Agent-based simulation of a recreational coral reef fishery:
linking ecological and social dynamics

A fundamental challenge in natural resource management is how to address the natural complexity of resource problems, which typically involve complex interactions along both ecological and social dimensions. Work within a single discipline is already complex, but integration across disciplines is even more so, because many more factors have to be taken into account, and disciplinary approaches are not necessarily compatible. The importance of capturing space-time dimensions adds to the computational complexity of the analysis. The dynamic interaction of human and animal system elements may be contingent on past experience, especially when agents learn or adapt from those experiences. Furthermore, the interaction of agents with each other and their environment is dependent on local conditions, which vary across space. Capturing and analyzing the resulting non-equilibrial and non-linear system dynamics often presents an intractable challenge for analytic mathematical models. Agent-based computational simulation models offer potential for studying complex systems involving human-environment interactions.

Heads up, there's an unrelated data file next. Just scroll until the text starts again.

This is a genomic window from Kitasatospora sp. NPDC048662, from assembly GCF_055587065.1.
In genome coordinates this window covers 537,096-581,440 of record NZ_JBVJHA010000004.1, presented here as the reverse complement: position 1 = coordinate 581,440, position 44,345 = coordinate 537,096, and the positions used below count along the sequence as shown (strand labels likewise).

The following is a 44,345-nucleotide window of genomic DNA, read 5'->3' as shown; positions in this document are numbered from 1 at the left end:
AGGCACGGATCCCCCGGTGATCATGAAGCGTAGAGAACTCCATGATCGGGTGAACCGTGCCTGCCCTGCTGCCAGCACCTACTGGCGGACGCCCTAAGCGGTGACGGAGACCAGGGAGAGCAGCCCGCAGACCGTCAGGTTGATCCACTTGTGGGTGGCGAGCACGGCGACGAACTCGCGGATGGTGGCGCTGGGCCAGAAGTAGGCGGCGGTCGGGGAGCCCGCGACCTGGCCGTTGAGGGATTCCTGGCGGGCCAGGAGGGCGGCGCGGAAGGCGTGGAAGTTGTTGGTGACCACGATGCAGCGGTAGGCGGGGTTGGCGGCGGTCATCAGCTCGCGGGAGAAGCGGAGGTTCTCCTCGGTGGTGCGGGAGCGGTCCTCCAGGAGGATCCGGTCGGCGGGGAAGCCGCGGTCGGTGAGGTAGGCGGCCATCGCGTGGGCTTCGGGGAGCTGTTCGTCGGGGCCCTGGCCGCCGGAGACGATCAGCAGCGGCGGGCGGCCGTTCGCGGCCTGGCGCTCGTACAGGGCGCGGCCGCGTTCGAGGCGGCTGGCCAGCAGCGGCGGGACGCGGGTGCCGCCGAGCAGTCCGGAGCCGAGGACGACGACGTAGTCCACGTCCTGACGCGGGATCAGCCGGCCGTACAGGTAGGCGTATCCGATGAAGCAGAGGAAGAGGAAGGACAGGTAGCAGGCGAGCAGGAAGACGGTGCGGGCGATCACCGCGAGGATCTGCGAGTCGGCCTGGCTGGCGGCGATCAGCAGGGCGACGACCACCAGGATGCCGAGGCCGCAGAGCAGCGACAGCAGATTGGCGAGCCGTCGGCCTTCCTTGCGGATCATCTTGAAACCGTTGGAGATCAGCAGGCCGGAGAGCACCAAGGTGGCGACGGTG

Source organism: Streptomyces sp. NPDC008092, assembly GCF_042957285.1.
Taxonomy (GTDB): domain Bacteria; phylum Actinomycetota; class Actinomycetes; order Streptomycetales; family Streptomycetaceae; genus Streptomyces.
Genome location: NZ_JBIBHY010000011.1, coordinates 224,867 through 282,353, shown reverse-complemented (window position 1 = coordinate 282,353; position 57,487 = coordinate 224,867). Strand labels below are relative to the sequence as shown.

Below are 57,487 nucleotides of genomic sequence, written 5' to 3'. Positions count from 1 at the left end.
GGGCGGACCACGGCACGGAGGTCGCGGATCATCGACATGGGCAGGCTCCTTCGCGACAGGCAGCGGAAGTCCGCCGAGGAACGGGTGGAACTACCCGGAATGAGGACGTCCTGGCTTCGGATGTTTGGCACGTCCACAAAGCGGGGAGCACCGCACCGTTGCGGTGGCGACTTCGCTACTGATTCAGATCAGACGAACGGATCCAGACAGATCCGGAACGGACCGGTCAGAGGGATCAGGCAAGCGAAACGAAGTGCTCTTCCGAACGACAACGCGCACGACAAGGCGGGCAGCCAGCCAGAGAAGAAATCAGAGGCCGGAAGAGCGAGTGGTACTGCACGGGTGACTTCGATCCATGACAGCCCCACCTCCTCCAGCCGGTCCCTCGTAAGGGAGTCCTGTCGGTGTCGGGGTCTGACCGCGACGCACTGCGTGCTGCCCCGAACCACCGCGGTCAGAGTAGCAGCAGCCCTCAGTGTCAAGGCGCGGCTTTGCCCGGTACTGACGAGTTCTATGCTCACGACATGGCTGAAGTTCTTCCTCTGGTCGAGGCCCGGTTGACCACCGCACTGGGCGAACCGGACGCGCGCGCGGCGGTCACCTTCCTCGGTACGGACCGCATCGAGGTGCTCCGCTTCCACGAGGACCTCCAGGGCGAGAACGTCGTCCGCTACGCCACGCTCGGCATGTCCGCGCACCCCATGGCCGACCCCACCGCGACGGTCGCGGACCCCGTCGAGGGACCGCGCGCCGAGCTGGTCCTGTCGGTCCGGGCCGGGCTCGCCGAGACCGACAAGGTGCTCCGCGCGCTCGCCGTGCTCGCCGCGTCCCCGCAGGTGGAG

In this agent-based simulation, the ecological dynamics of a simple coral reef ecosystem are linked to the social dynamics of a recreational fisher community. The simulation environment captures the interaction and dynamic feedback between the two systems and how these affect fish stocks and fisher compliance under centralized and decentralized management approaches. The analysis reveals the complex nature of how system-level dynamics emerge from localized individual-level behaviors. The energetics and ecology of the reefs three trophic levels are modeled: photosynthetic turf algae grows, herbivorous fish graze while schooling and avoiding predation, and roaming piscivores hunt herbivores and patrol the reef edge. With the functional reef system in place, the dynamics of recreational fishermen on the reef are modeled under various personal, environmental, regulatory and social constraints.

Simple individual behaviors give rise to the more complex ecological phenomena of fish schooling, carrying capacity, and population cycles, and the sociological phenomena of resource depletion, diffusion of information and cooperation. In an open access fishery, the decline in fish populations creates negative feedback on fishing effort by damping enthusiasm and the number of fishing trips to the reef, thereby regulating fishing effort. In a recreational fishery with centralized management where enforcement agents arrest illegal fishers, the regulatory cost burden of enforcement can be leveraged by enhancing communication (and in turn compliance) among fishers, especially if news of enforcement actions is publicized. In a recreational fishery with community-based management where fishers have the choice to form self-organized coalitions to establish and enforce catch restrictions, the resource dilemma associated with overfishing can be overcome under certain conditions.

Research supported by the U.S. EPA STAR Graduate Fellowship 2003-2006

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Jennifer L. Shafer

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